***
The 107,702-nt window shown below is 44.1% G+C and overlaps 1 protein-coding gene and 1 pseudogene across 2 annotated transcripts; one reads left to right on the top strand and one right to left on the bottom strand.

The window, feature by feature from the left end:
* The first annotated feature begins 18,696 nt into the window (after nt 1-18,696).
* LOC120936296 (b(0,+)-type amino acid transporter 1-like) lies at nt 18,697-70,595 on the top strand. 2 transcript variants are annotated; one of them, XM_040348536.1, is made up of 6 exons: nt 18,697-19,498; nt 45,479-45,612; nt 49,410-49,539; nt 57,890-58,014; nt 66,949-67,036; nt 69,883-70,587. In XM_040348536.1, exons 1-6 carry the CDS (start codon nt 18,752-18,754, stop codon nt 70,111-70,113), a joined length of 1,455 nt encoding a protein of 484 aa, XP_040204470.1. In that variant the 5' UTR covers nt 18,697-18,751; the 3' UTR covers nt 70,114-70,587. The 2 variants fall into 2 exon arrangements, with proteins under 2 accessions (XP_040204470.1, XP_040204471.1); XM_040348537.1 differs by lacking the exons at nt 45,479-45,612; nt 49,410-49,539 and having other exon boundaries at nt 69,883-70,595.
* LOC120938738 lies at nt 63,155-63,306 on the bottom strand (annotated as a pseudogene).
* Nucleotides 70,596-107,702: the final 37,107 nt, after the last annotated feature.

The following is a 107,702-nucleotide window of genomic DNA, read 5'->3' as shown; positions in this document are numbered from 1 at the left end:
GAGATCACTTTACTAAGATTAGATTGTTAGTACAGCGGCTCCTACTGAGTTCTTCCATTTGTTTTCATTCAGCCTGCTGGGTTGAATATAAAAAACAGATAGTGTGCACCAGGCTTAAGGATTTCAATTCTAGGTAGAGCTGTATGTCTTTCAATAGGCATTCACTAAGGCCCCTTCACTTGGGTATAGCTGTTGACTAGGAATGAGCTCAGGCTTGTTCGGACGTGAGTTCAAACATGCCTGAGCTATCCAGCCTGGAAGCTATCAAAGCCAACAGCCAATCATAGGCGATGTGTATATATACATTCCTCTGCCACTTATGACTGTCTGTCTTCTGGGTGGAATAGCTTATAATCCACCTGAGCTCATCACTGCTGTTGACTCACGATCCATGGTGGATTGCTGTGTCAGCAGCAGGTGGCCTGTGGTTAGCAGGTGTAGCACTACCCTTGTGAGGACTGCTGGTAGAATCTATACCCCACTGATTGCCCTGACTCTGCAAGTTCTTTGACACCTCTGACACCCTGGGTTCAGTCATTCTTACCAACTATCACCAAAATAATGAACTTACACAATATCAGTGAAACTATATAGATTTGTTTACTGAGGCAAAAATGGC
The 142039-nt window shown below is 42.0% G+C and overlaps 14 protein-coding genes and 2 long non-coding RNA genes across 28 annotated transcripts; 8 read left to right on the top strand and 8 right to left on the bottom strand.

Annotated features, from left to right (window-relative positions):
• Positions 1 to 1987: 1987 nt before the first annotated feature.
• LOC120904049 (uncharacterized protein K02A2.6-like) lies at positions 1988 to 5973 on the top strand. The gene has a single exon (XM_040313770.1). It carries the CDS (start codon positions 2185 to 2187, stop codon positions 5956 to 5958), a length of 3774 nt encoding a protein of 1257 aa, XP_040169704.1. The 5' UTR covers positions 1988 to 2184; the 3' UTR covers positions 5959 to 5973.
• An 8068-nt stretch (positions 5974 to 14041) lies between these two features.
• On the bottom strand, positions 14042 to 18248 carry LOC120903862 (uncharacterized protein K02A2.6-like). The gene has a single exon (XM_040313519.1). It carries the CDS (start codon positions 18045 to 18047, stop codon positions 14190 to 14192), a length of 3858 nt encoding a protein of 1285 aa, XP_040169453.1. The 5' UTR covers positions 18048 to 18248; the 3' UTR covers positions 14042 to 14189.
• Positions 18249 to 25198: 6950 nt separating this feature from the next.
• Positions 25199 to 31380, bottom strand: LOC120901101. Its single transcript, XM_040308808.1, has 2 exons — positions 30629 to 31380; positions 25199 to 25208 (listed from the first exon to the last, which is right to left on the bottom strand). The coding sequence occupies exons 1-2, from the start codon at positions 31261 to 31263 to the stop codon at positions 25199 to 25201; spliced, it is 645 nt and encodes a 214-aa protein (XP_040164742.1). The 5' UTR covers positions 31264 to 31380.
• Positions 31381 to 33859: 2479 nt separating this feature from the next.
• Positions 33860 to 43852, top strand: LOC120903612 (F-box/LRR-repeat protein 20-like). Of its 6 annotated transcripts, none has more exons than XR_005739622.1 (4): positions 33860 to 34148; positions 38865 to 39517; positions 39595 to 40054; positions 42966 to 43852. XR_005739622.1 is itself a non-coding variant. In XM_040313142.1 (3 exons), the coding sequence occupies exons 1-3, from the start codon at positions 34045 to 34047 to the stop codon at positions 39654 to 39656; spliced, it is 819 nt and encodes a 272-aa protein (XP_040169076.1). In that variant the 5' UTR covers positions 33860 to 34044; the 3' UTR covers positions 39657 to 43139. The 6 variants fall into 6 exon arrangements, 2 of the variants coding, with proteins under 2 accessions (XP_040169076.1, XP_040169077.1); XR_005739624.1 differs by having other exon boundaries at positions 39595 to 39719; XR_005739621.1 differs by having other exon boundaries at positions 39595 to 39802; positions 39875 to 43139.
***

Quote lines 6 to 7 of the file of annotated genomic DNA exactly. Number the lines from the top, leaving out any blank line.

* Nucleotides 70,596-107,702: the final 37,107 nt, after the last annotated feature.

The following is a 107,702-nucleotide window of genomic DNA, read 5'->3' as shown; positions in this document are numbered from 1 at the left end: